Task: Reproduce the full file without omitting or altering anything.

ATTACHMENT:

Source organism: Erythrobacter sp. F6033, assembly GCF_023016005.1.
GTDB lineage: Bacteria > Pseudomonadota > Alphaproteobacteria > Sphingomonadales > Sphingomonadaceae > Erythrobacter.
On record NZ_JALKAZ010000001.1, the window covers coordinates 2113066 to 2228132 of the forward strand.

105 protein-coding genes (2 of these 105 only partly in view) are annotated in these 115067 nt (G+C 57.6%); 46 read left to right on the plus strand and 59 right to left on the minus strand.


Source organism: Erythrobacter sp. F6033, assembly GCF_023016005.1.
GTDB lineage: Bacteria > Pseudomonadota > Alphaproteobacteria > Sphingomonadales > Sphingomonadaceae > Erythrobacter.
On record NZ_JALKAZ010000001.1, the window covers coordinates 2113066 to 2228132 of the forward strand.

105 protein-coding genes (2 of these 105 only partly in view) are annotated in these 115067 nt (G+C 57.6%); 46 read left to right on the plus strand and 59 right to left on the minus strand.